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Comm. Law & Reg. Week 2

by: Hunter Leibler

Comm. Law & Reg. Week 2 86433

Hunter Leibler

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About this Document

8/29/16 - 9/2/16
Communication Law and Regulation
Ms. McDowell
Class Notes
communication, Law, journalism, fairuseact, copyrightlaw, Copyright
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This 8 page Class Notes was uploaded by Hunter Leibler on Friday September 2, 2016. The Class Notes belongs to 86433 at Georgia State University taught by Ms. McDowell in Fall 2016. Since its upload, it has received 3 views. For similar materials see Communication Law and Regulation in Journalism at Georgia State University.


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Date Created: 09/02/16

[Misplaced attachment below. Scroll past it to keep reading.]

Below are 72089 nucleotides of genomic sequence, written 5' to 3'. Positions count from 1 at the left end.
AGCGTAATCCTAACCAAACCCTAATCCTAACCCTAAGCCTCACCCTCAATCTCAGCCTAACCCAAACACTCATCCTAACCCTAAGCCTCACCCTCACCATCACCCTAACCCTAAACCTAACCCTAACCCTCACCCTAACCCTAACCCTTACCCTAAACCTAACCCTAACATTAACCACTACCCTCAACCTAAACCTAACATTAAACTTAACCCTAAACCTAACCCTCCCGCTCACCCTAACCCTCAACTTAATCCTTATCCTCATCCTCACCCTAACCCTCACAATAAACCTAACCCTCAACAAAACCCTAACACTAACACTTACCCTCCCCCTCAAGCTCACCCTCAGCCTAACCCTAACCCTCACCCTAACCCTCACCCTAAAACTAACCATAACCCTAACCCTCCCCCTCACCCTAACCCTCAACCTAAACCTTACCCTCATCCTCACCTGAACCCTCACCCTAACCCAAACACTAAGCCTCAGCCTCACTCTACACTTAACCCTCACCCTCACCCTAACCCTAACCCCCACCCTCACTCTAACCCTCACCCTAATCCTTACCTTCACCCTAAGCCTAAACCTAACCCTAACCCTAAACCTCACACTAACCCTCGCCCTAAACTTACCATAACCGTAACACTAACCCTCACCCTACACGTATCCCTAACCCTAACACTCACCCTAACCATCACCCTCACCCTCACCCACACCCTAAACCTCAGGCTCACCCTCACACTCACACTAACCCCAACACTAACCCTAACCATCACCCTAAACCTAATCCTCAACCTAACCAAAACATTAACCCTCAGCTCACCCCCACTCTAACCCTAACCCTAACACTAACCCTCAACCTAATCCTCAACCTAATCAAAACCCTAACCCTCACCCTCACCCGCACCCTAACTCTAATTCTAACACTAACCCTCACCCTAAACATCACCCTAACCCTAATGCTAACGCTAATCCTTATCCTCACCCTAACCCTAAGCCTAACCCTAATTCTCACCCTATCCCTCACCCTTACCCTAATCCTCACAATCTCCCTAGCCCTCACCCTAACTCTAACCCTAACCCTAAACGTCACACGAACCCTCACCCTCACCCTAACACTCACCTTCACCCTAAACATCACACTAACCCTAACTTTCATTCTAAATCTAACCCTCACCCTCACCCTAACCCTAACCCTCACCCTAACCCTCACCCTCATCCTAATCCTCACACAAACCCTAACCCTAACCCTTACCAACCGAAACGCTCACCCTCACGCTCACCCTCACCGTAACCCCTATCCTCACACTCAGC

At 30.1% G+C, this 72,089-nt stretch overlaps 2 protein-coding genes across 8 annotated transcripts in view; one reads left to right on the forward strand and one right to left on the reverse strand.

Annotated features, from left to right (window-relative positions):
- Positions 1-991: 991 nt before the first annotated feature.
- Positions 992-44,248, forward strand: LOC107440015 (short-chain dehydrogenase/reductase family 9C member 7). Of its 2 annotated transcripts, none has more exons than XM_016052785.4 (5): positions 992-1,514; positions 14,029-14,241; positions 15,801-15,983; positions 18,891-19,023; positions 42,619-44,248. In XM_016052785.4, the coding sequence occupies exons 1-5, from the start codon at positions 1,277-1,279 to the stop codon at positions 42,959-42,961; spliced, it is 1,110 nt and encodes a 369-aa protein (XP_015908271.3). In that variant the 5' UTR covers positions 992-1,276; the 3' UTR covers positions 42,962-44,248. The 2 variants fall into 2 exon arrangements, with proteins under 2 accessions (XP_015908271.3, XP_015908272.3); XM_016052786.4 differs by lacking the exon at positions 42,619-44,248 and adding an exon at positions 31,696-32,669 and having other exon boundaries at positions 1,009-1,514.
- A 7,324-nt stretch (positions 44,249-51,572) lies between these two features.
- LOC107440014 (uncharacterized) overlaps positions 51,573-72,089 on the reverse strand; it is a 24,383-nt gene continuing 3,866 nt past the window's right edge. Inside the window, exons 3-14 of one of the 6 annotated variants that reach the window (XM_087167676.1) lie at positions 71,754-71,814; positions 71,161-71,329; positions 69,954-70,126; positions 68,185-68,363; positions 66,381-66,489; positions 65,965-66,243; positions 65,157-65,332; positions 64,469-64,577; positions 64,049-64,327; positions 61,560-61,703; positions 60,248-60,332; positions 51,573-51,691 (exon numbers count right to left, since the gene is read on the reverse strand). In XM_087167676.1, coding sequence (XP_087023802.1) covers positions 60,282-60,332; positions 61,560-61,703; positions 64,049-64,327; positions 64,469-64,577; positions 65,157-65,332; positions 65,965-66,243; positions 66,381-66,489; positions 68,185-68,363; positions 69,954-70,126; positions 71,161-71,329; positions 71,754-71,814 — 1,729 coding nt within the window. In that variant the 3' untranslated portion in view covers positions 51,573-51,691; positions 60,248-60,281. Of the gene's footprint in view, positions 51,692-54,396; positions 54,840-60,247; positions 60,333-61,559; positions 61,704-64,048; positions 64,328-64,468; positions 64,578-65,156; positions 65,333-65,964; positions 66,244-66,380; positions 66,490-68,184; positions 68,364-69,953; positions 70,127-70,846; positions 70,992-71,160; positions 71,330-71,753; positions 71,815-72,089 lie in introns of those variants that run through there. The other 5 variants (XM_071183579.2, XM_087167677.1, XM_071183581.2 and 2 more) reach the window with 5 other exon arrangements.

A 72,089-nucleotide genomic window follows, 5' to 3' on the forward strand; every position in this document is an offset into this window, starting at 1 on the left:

Intro to Communication Law Week 2; 8/29/16 – 9 //Schenck vs. U.S. - Facts: Schenck sent mailers to all men that were drafted into the war. Hethompared the draft to slavery and said that it was a violation of the 13 Amendment. - Issue: Is the Schenck’s expression of his opinion of the draft protected speech under the 1 Amendment? - Rule: When the nation is at war these types of expressions encouraging disruption of wartime activities cannot be tolerated. The circumstance of the times is what makes this unprotected speech. This was the original “clear and present danger” rule; it was meant to induce panic and disrupt the security. //Brandenberg vs. Ohio - Facts: The Ohio Criminal Syndicalism Act (the “Act”) made it illegal to advocate “crime, sabotage, violence or…terrorism as a means of accomplishing industrial or political reform.” It also prohibited “assembling with any society, group, or assemblage - Issue: Did the Statute, prohibiting public speech that advocated certain violent activities, violate the Defendant’s right to free speech under the st th 1 and 14 Amendments? - Holding: Yes. The Act properly made it illegal to advocate or teach doctrines of violence, but did not address the issue of whether such advocacy or teaching would actually incite imminent lawlessness. The mere abstract teaching of the need or propriety to resort to violence is not the same as - Brandenberg Rule o The standard developed determined that speech advocating the use of force or crime could only be proscribed where 2 conditions were satisfied:  1. The advocacy is “directed to inciting or producing imminent lawless action”  2. The advocacy is also “likely to incite or produce such action.” Practice Question Q: A suspected leader of a domestic terrorist group stands in the middle of a town square and encourages a group of angry citizens suffering under a state law to “take back the government by force.” Under the Brandenberg Rule, can the gov’t take actions against the leader? Why? A: No. Because there’s no proof that he’s a terrorist leader. Yes. Because the citizens are angry and more likely to incite danger. //14 Amendment and Incorporation - The Bill of Rights themselves were initially only intended to apply to the Federal Government - The 14 Amendment is what says that the rights are also applied to the States th o States are required to adhere to the amendments b/c of the 14 Amendment - Due Process Clause: o “No state shall make or enforce any law which shall abridge the privileges or immunities of citizens of the U.S.; nor shall any state deprive any person of life, liberty, or property, without due process of law; nor deny to any person within its jurisdiction the equal protection of the laws.” //Purposes of Free Expression - Individual self-fulfillment o Everyone has a right to form and express his/her beliefs - A Means for Attaining the Truth o The more ideas that are available to people mean that they are allowed to succeed or fail based on their own values. - Participation in Social Decision Making o Our gov’t is a system of the people. We cannot make informed decisions unless people are able to hear various sides of arguments (FOURTH ESTATE) - Safety Valve Mode o Express disagreement with the gov’t as a way to impact social change //Hierarchy of Protection - Political speech gets the most protection. o Must have COMPELLING PURPOSE that outweighs 1 Amendment st rights  Strict Scrutiny Test - Print media gets more protections than TV o Because they have a broader reach - FCC restricts what is on TV b/c network stations receive a license for providing something for the public good. This is not the case with cable. - Level of Security o Strict: compelling gov’t interest/least restrictive alternative or narrowly tailored o Intermediate/heightened: important gov’t interest/substantially related OR “not an undue burden” o Rational Basis: legitimate gov’t interest/rationally related //Speaker - College Students: o State college students have more rights than private college students, but the administration may still seek control over certain publications depending on how they are funded. - High School Students: o Public HS students have some fundamental rights, but they can be easily restricted in order to keep order. - Government Employees: o Protections are different when the gov’t is the employer. - Prisoners: o They have fewer rights to speak, publish, and receive information than free adults. The officials may enact reasonable restriction to keep order. o They are granted the right to legal material to help in their cases. //Striking Down Restrictions - Overbroad- Regulations that restrict protected speech and unprotected speech o You cannot prohibit the 1 Amendment activities in an airport just b/c you need to control pedestrian traffic. - Vague- it’s so unclear that a person of regular intelligence cannot understand it. //Intellectual Property - Example: Under Pressure & Ice Ice Baby - Intellectual Property is a fairly broad area of law. It’s primarily a federal issue. - 3 areas of I.P. o Patents o Trademarks—Some state law o Copyrights - I.P. rights often are limited in their scope o Some public uses of creations are permitted, even while the rights are in effect. - I.P. property doctrines are designed to encourage disclosure of the creations to the public so that the public may benefit fromm the knowledge underlying or conveyed by the creations, and use that knowledge for other, non-infringing purposes. o But why would this be the case?  I.P. allows artists to protect their work - Rights to the Copyright Holder o 1. Reproduce the copyrighted work o 2. Prepare derivative works based on the copyrighted works o 3. Distribute copies to the public o 4. Perform the copyrighted work publicly  Like doing the milly walk or something o 5. Displayed the copyrighted work publicly - Period of Copyright Protection o Terms of 1998 Extension Act  Created AFTER 1978  Life of the author + 70 years o If a joint work, it’s 70 years after the death of the last surviving author  Works made for hire o 95 years from 1 publication or 120 years from creation (whichever is shorter)  Created BEFORE 1978, but not published or registered  Life of author + 70 years  Pre-1978 and already under copyright  95 years from publication  After that time period, works become public domain o Being available to the public as a whole and not subject to copyright - Copyright o The right to copyright a work is linked to the first amendment & Article 1 of the constitution. The constitution protects the freedom of expression and copyright law protects that right to profit from that freedom.  The Congress shall have Power…to Promote the Progress of Science and the useful arts, by securing for a limited times to authors & inventors the exclusive right to their respective writings & discoveries (U.S. Const. art. 1, section 8, cl. 8) o 1 federal copyright law in 1798 offered protected protection for maps, books, and charts o Most Supreme Court cases follow the incentive-to-create approach.  A potential author might not take the time and money to create a new artistic work if they are unable to profit from it.  How might this become complicated by advancing technologies? - What is copyrightable? o Copyright law only protects the form or style in which an idea is expressed  1. Literary Works  2. Dramatic Works  3. Musical Works  4. Choreography  5. Pictorial, graphic, and other audiovisual works  6. Motion Pictures  7. Sound Recordings  8. Architectural Works o IDEAS ARE NOT COPYRIGHTABLE!  Copyright does not preclude other people from using the ideas presented in the work  Baker vs. Seldon held that while a book is copyrightable, the method of bookkeeping discussed in the book is not copyrightable  The book itself, how they organized it and the words they used, is copyrightable. However, the method or end product, is not copyrightable. o Ex. How to Wash a Car by ____________ is copyrightable, but when you wash your car… it’s not copyrighted.  A work must be original to the author in order to qualify for copyrighted protections.  Feist held that you cannot copyright a list of names in the white pages. A copyright requires some element of creativity. That creativity doesn’t have to be good. It just has to exist. o 2 Requirements for Copyright Law  1. Independent Creation  2. Has to have some minimal degree of creativity Practice Questions Q: A historian finds a long lost letter. He cannot make it out, but believes it may have value. Once he cleans it up, he discovers that it is an anonymous letter written in 1965 & describes life in Seattle. A: Q: Same as above, but he translates it into Spanish. There are numerous potential translations, but the author takes care to make sure that they are translated accurately. Does he have a copyright on the translation? A: Yes. Translation from one language to another is not mechanical. The historian had to make choices that affected the quality of the translation. He would likely have a copyright to the translate b/c what he did was creative and original. Q: Does The Bible have a copyright? Why? A: The original text of the Bible would obviously be considered public domain, but translations of the Bible are eligible for copyright. //Ownership - General Rule of Copyright Law—the ownership of a work belongs to the creator of the work - Exceptions: o 1. Created w/in the scope of one’s employment o 2. Specific contract provision states the conditions of ownership o 3. The work was created as a commissioned work for hire  Independent contracts //Registration - The moment a work is “fixed in any tangible medium” it automatically has a copyright. - Registration w/ Copyright Office is voluntary & not a requirement, but highly recommended. o It also matters for damages. You can collect statutory damages and attorney’s fees. - At the very least, put this on your work: o Copyright c __________ (your name) 2016 //Fair Use Doctrine - Fair use is a limitation & exception to the exclusive right granted by copyright law to the author of a creative work. In U.S. copyright law, fair use is a doctrine that permits limited use of copyrighted materials without acquiring permission from the rights holders. //Harper Row vs. Nation Ent. - Facts: President Ford wrote a memoir & included information about his decision to pardon Nixon. Ford had licensed Harper & Row and they printed and sold important parts of the book. - Issue: Does fair use exist where the purported infringer published a public figure’s unpublished work on an important public event? - Holding: No. This was not fair use. There’s a 4 factor test: o 1. Is it in good faith? What is the purpose of the use?  Harper & Row published for profit o 2. What is the nature of the copyrighted work? o 3. How much was used in relation to the work? o 4. What is the effect of the potential market value? //Copyright Infringement - The use of works protected by copyright law without permission, infringing certain exclusive rights granted to the copyright holder, such as the right to reproduce, distribute, display or perform the protected work, or to make derivative works. o Make something that’s based on the work (like a sequel) - 3 questions to ask to know if infringement occurred o 1. Was the work actually copied? o 2. Was the part of the work used protected or unprotected? o 3. Is the work substantially similar? Practice Question Q: A singer composes a song. He performs it with his band in Chicago and sends a recording of the song to a few music companies. A few years later he hears a very similar song on the radio. The song becomes a monster hit. He sues for infringement. Does he have a claim? Why or why not? A: No. Similarity exists, but he cannot show that the work was actually copied because of access. Without significant access, their works would have to be identical in order for there to be a copyright claim. //Right to reproduce the copyrighted work - The reproduction right is perhaps the most important right granted by the Copyright Act. - No one other than the copyright owner may: o Photocopy a book o Copy a computer software program o Put a cartoon character on a t-shirt o Incorporate a portion of another song into a new song. - It’s not necessary that the entire original work be copied for an infringement of the reproduction right to occur. All that is necessary //Cambridge Univ. Press vs. Becker - Facts: 3 academic published filed a suit against the officers of a public university for photocopying sections of textbooks for classroom use. The case hinged mainly on Fair Use test question 4 (market value), and Cambridge had to pay the university. o The university was Georgia State. //Metro-Goldwyn-Mayer Studios Inc. (MGM) vs. Grokster, LTD. - Facts: Grokster distributed a software called OpenNap that allowed users to search for Napster files. Grokster received revenues from ads over its program software. MGM was able to show that some 90% of the files being shared were being copyrighted - Issue: - Held: Yes. There is a balance btwn. growing technologies and copyright protection, but to not make distributors liable will make copyright protections meaningless. When a distributor promotes using its device to infringe copyright material, shown by affirmative steps to foster infringement this inducement and the distributor will be liable for 3 rd party infringement. //Right to Prepare Derivative Works - A copyright owner holds the exclusive right to keep other people from creating anything based on his own creation. - There’s a difference between derivative and transformative o Derivative would be building upon the original, like a sequel. o Transformative would be taking something that already exists and making it something new  Ex.: Hipster “All Grown Up” Rugrats Practice Question Q: Rick wrote an original story about the doomed civilization of Vroom. A similar plot is used by a filmmaker in a film about the collapse of a civilization. Nothing expressed in Rick’s story is used. Rick sues for copyright infringement based on derivative work. Does he have a case? A: No. There’s no infringement unless the defendant //Right to Distribute Copies or Phone Records to the Public - First Sale Doctrine—Copyright owner is guaranteed the right to prohibit others from any all distribution of the property prior to its first sale. o But, the physical copies of the copyrighted work can be resold by the original purchaser. o It’s why you can sell your textbooks without worrying about copyright infringement. //Performance & Display - Public performance must be licensed unless it is included in statutory exceptions: o Face-to-face nonprofit educational activities o Religious worship services - The performance must not be for profits //Proving infringement - Infringement occurs when someone assumes, appropriates, or usurps any of the exclusive rights granted copyright owners without authorization. o Statute of Limitations—You have 3 years from the date of the allefed infringement to file a claim in federal court. o It can be intentional or unintentional.  Northern Music (1965) held that copying “cannot be defended on the ground that is was done consciously & without intent to appropriate [another’s]